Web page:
Mouthwashes and fluoride mouth rinses | Dental Treatment Guide

Mouthwashes and fluoride mouth rinses are two oral hygiene products that although similar in appearance, produce different results.

Mouthwashes freshen the breath and should be used after you have brushed your teeth as they do not actually clean the teeth. Alcohol is a common ingredient in mouthwashes which means that you need to be careful to ensure that you spit out the residue and do not give mouthwash to young children. If this concern then it is possible to purchase alcohol free mouthwashes. If you or your child has persistently bad breath that it is not alleviated by mouthwash then it would be recommended that you visit your dentist. It is possible that chronic bad breath can be caused an oral health problem that mouthwash cannot treat.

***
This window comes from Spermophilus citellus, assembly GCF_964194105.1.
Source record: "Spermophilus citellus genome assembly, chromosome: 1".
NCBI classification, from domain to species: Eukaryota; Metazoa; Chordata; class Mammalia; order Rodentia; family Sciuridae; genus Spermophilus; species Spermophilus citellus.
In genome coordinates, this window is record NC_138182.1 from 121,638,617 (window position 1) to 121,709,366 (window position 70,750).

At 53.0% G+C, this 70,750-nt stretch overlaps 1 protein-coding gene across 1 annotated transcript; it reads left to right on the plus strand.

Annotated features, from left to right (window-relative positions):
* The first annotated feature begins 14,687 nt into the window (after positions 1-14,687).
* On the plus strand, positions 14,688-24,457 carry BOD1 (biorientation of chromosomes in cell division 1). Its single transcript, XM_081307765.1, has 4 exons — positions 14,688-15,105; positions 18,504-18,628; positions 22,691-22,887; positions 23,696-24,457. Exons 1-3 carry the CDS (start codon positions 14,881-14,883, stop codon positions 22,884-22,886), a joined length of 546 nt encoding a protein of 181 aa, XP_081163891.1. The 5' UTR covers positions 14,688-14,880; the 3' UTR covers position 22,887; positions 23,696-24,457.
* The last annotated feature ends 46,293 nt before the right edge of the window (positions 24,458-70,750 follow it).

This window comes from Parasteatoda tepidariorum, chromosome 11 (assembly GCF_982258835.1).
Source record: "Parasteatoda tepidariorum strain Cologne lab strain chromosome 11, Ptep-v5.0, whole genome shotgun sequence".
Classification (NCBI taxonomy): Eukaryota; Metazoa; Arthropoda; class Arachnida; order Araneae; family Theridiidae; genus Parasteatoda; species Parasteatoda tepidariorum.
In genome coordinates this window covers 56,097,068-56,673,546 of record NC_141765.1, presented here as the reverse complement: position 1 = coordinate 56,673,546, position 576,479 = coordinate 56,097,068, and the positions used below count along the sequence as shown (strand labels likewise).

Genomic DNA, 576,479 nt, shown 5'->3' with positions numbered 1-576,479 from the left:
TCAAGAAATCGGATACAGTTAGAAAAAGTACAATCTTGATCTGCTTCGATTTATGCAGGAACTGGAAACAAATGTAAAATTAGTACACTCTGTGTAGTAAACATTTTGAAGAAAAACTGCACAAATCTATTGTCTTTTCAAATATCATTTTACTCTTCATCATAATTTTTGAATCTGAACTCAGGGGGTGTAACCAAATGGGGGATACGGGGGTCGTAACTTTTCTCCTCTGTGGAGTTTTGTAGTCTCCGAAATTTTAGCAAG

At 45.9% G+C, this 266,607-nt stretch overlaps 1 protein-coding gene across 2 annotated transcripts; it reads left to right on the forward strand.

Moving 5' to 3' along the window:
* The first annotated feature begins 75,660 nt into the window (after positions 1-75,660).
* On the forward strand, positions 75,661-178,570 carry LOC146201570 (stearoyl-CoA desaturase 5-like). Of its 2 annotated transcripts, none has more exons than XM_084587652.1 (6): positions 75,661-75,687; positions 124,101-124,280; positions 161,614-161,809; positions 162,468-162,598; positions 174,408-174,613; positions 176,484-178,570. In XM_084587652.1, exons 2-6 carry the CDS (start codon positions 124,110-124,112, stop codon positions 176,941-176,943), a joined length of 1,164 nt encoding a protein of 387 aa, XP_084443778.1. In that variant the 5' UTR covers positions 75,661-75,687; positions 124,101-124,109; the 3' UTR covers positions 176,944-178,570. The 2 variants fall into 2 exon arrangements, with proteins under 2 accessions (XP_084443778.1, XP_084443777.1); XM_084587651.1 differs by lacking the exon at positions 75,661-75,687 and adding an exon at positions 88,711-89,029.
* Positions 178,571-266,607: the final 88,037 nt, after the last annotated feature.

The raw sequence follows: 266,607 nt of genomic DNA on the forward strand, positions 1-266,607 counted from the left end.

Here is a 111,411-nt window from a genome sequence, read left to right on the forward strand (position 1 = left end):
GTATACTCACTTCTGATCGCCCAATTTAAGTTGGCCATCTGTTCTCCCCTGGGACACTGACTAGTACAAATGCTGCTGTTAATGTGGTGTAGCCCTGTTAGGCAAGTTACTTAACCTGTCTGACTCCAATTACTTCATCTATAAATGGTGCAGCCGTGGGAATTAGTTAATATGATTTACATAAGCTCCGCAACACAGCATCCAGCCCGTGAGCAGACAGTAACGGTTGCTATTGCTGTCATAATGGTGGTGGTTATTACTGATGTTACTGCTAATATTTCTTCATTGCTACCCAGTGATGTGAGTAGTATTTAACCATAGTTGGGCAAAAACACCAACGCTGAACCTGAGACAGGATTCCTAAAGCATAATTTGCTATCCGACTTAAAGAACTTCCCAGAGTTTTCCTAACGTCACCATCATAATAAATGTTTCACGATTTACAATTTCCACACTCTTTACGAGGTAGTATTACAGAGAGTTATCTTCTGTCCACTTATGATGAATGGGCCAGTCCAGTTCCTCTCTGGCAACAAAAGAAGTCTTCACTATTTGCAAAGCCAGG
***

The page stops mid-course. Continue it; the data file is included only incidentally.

In contrast fluoride mouth rinses form a layer of fluoride over the teeth which works to prevent the development of cavities in teeth. This is an important product for children as it can help preserve the teeth that they might be missing when brushing. It is recommended that you check with your dentist before using a fluoride mouth rinse for your child as they will be able to give a better opinion of whether it is a suitable product for them, considering their age and dental health. Some children are inclined to have a tendency towards developing cavities so it would be appropriate to use a fluoride mouth rinse on them up to two times a day. Fluoride mouth rinse is suitable from around the age of 7 but it is important that children realise that they are meant to spit out the liquid and not swallow it. If you are unsure as to whether your child understands this then it might be advised to practise the routine using water then switch onto fluoride mouth rinse.

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